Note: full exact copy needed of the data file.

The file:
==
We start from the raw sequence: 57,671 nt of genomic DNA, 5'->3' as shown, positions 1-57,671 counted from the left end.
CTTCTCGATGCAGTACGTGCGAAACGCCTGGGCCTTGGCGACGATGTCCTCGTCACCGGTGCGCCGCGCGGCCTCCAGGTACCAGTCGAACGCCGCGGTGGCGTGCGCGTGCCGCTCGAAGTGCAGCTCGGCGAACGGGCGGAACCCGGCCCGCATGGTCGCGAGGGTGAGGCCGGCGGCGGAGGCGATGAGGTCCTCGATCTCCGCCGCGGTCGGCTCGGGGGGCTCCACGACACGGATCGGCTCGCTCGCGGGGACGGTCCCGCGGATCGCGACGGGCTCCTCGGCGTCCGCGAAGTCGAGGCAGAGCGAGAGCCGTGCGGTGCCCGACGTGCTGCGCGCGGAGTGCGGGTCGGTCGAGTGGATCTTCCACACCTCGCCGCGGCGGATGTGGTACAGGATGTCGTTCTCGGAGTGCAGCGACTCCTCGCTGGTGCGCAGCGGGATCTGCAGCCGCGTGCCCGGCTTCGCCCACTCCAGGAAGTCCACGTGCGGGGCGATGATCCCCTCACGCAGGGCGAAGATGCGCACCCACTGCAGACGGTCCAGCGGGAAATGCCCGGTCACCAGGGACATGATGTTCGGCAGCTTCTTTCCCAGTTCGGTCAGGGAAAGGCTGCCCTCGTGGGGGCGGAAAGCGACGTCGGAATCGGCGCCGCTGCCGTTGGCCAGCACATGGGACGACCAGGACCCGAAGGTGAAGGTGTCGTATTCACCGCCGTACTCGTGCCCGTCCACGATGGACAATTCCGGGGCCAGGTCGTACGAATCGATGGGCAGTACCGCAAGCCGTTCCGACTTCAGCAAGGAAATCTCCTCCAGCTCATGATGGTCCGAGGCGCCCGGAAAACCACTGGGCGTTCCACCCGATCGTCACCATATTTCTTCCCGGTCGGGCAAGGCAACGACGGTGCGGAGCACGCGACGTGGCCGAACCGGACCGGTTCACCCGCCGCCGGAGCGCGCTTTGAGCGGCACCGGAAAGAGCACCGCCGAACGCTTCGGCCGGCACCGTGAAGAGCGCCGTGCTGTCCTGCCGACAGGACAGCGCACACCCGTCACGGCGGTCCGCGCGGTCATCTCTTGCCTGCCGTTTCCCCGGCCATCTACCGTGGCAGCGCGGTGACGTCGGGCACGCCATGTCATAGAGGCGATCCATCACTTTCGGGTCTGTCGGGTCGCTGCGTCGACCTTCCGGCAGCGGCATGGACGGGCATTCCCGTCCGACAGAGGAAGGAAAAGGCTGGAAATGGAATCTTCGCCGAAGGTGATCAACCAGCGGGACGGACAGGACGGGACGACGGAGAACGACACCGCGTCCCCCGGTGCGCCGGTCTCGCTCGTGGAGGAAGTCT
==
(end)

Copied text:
We start from the raw sequence: 57,671 nt of genomic DNA, 5'->3' as shown, positions 1-57,671 counted from the left end.
CTTCTCGATGCAGTACGTGCGAAACGCCTGGGCCTTGGCGACGATGTCCTCGTCACCGGTGCGCCGCGCGGCCTCCAGGTACCAGTCGAACGCCGCGGTGGCGTGCGCGTGCCGCTCGAAGTGCAGCTCGGCGAACGGGCGGAACCCGGCCCGCATGGTCGCGAGGGTGAGGCCGGCGGCGGAGGCGATGAGGTCCTCGATCTCCGCCGCGGTCGGCTCGGGGGGCTCCACGACACGGATCGGCTCGCTCGCGGGGACGGTCCCGCGGATCGCGACGGGCTCCTCGGCGTCCGCGAAGTCGAGGCAGAGCGAGAGCCGTGCGGTGCCCGACGTGCTGCGCGCGGAGTGCGGGTCGGTCGAGTGGATCTTCCACACCTCGCCGCGGCGGATGTGGTACAGGATGTCGTTCTCGGAGTGCAGCGACTCCTCGCTGGTGCGCAGCGGGATCTGCAGCCGCGTGCCCGGCTTCGCCCACTCCAGGAAGTCCACGTGCGGGGCGATGATCCCCTCACGCAGGGCGAAGATGCGCACCCACTGCAGACGGTCCAGCGGGAAATGCCCGGTCACCAGGGACATGATGTTCGGCAGCTTCTTTCCCAGTTCGGTCAGGGAAAGGCTGCCCTCGTGGGGGCGGAAAGCGACGTCGGAATCGGCGCCGCTGCCGTTGGCCAGCACATGGGACGACCAGGACCCGAAGGTGAAGGTGTCGTATTCACCGCCGTACTCGTGCCCGTCCACGATGGACAATTCCGGGGCCAGGTCGTACGAATCGATGGGCAGTACCGCAAGCCGTTCCGACTTCAGCAAGGAAATCTCCTCCAGCTCATGATGGTCCGAGGCGCCCGGAAAACCACTGGGCGTTCCACCCGATCGTCACCATATTTCTTCCCGGTCGGGCAAGGCAACGACGGTGCGGAGCACGCGACGTGGCCGAACCGGACCGGTTCACCCGCCGCCGGAGCGCGCTTTGAGCGGCACCGGAAAGAGCACCGCCGAACGCTTCGGCCGGCACCGTGAAGAGCGCCGTGCTGTCCTGCCGACAGGACAGCGCACACCCGTCACGGCGGTCCGCGCGGTCATCTCTTGCCTGCCGTTTCCCCGGCCATCTACCGTGGCAGCGCGGTGACGTCGGGCACGCCATGTCATAGAGGCGATCCATCACTTTCGGGTCTGTCGGGTCGCTGCGTCGACCTTCCGGCAGCGGCATGGACGGGCATTCCCGTCCGACAGAGGAAGGAAAAGGCTGGAAATGGAATCTTCGCCGAAGGTGATCAACCAGCGGGACGGACAGGACGGGACGACGGAGAACGACACCGCGTCCCCCGGTGCGCCGGTCTCGCTCGTGGAGGAAGTCT